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Career Advice

5 Tips To Avoid Fake Job Postings

Posted by Glassdoor Team

Career Advice Experts

July 20, 2011

With so many people currently unemployed, there are more scammers out there than ever. It’s unfortunate that unscrupulous people try to prey on those who are looking for legitimate jobs, but it does happen. Online job boards and classified ads can be used by people posing as hiring companies, so it’s important to be aware and cautious when you’re looking for a job. Follow these five tips to avoid fake job postings and you’ll keep your time, money and identity safe.

1. Avoid job postings that sound too good to be true.

In the real world, a job that carries a $100,000 salary requires commensurate skills and experience. Job posts stating “no skills or experience required,” especially when paired with a large salary, are likely scams. The same can be said of jobs that promise perfect hours, salary and benefits. If it truly were a perfect job, they would not need to advertise.

2. Avoid job postings that “smell fishy.”


Listen to your intuition, your gut, and your common sense when reviewing a job posting. Is the job title unspecific? Is the posting worded strangely? Does it contain numerous misspellings and grammatical errors? If a web address is provided, does the page ask you to enter your email in order to be redirected to the company website? If an email address is provided, is it a free address (such as Gmail or Yahoo)? Any of these peculiarities may indicate a fake job posting or some sort of scam.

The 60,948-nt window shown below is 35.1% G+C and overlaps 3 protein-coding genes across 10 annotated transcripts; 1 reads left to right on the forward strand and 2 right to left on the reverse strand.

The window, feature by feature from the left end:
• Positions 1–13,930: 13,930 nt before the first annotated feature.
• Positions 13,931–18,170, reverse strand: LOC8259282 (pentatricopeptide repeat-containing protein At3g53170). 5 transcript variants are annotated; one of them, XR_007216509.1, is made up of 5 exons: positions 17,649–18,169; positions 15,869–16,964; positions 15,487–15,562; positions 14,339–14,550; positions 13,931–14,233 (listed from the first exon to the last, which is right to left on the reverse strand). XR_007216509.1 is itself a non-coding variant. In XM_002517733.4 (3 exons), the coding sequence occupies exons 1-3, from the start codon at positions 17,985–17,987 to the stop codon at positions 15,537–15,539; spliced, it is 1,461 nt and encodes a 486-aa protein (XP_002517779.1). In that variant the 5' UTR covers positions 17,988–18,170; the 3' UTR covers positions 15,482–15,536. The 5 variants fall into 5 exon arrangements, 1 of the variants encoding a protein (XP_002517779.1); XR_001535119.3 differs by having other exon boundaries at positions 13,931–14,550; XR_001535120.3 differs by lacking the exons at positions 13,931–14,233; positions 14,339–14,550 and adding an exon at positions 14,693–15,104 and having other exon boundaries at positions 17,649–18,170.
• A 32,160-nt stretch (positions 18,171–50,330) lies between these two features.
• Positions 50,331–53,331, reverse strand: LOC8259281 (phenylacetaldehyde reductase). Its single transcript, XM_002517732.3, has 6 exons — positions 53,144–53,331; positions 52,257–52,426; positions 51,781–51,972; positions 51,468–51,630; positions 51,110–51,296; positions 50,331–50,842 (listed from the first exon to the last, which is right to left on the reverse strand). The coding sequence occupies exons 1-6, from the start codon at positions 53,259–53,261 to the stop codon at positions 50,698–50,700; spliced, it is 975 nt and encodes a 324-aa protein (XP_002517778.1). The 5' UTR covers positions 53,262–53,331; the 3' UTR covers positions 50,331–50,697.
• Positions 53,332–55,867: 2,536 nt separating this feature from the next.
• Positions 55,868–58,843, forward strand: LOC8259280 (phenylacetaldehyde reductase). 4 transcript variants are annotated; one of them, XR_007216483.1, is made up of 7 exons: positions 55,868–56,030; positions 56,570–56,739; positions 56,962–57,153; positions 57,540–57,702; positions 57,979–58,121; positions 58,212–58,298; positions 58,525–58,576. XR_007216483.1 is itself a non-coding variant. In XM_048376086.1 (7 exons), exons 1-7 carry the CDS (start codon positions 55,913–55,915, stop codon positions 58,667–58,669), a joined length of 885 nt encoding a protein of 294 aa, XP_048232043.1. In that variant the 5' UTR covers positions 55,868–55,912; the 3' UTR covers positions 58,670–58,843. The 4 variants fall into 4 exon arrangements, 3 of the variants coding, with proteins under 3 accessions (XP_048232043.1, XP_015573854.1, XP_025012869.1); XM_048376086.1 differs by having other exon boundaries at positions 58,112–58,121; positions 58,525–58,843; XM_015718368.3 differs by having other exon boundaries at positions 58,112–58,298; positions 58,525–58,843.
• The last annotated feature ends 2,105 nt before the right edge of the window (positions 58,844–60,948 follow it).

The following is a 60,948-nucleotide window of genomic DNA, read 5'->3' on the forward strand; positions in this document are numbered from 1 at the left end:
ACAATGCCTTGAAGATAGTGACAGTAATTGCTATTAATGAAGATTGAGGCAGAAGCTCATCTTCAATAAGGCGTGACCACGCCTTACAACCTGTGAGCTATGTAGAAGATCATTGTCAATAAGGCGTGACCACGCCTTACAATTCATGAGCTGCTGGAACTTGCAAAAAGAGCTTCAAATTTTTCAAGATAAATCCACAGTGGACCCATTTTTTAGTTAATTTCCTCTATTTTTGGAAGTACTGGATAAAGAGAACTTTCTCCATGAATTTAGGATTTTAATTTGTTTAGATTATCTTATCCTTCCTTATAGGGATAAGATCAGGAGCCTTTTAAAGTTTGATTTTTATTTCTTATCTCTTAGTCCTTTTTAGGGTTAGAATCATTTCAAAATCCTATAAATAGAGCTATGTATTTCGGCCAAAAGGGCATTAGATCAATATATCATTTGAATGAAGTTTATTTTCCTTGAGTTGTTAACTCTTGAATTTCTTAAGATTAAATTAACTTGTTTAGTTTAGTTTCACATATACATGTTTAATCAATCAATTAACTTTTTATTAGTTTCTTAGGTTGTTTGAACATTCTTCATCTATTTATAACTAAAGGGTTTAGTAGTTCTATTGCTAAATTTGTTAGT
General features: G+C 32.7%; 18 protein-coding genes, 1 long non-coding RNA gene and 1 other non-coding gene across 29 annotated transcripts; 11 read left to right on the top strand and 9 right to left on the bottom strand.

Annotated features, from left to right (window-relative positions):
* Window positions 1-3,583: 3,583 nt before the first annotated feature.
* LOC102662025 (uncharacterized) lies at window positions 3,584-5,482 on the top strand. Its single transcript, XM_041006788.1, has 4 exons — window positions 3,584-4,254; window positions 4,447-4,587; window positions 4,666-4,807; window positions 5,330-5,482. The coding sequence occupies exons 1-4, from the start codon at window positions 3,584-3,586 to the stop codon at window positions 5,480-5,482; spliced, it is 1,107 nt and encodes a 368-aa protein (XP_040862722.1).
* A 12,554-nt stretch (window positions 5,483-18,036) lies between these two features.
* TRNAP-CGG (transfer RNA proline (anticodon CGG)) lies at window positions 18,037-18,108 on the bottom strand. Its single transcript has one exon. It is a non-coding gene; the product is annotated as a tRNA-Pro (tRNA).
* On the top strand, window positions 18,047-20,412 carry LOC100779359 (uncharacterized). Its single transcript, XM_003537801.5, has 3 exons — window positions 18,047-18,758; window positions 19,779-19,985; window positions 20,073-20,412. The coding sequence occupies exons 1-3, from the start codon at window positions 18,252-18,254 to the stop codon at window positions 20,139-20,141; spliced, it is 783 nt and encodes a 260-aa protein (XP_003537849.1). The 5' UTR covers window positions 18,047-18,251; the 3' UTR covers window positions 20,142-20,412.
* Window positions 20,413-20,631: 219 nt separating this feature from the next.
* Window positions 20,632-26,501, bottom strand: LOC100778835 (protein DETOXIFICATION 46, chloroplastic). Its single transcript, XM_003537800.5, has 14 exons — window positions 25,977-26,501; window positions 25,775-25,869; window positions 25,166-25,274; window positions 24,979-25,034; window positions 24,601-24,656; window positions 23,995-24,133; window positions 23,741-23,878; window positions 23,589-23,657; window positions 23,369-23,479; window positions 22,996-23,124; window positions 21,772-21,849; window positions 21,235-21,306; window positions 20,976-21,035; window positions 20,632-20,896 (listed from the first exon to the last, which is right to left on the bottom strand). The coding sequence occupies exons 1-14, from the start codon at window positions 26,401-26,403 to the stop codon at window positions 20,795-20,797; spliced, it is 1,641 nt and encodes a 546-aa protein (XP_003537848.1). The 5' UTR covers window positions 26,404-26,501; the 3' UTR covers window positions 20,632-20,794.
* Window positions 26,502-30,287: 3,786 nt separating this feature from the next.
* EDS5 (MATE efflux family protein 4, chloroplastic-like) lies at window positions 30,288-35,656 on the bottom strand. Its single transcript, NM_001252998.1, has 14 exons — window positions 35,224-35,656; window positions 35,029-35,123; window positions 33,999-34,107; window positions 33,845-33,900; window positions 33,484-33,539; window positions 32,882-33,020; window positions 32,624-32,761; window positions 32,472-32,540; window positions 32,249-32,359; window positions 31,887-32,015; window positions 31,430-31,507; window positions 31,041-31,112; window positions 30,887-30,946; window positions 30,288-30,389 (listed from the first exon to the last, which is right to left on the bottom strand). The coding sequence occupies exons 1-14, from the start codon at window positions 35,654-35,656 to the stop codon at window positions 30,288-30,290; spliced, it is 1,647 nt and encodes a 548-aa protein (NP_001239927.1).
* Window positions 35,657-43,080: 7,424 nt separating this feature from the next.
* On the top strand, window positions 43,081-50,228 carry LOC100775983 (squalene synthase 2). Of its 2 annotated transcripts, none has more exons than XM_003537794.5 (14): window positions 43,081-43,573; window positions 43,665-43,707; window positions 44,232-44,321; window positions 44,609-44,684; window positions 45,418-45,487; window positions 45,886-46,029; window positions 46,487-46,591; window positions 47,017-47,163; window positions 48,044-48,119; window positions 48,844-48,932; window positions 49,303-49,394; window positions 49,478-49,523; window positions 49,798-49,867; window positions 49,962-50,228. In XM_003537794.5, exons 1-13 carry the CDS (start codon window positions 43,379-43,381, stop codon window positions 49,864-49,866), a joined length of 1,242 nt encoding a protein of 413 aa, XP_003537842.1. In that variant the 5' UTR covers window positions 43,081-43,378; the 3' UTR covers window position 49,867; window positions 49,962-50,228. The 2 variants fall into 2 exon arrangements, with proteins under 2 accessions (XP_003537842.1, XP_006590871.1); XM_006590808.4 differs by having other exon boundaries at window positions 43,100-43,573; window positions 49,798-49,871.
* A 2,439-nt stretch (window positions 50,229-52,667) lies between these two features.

3. Avoid job postings that ask you to pay a fee.

Legitimate recruiters are paid by employers, not by potential job candidates. If a job posting requires you to pay a fee in order to submit a resume or move on to an interview, it is likely a scam. A requirement to pay for training materials or web-based training seminars should also raise a red flag. A legitimate company will not require you to pay for your own training.

4. Avoid job postings that ask for your personal information.

Never disclose your birth date, social security number or mother’s maiden name until you’ve received a job offer (or at least have had an in-person interview). These details may be required by a potential employer in order to conduct a background check, but they will not do so until they’re ready to hire. Scammers, on the other hand, want immediate access to this information so they can try to steal your identity.

5. Always do your research, even if the job sounds legit.

Google is a job seeker’s best friend. If a company is listed in the job posting, Google it. If the name of a hiring manager is given in the job posting, Google it. If an email address has been provided, Google it. If a phone number is provided, Google it. If the company name, manager name, email or phone number is associated with a scam, you may find warnings posted online.

Conduct your job search with some caution and you’ll easily avoid the scams and frauds nestled among the legitimate postings. However, if you do find yourself a victim of a fake, don’t hesitate to report it to the job board, the Better Business Bureau and the Federal Trade Commission. - By Angela Rose,

About the Author: Angela Rose researches and writes about job search strategy, career management, hiring trends and workplace issues for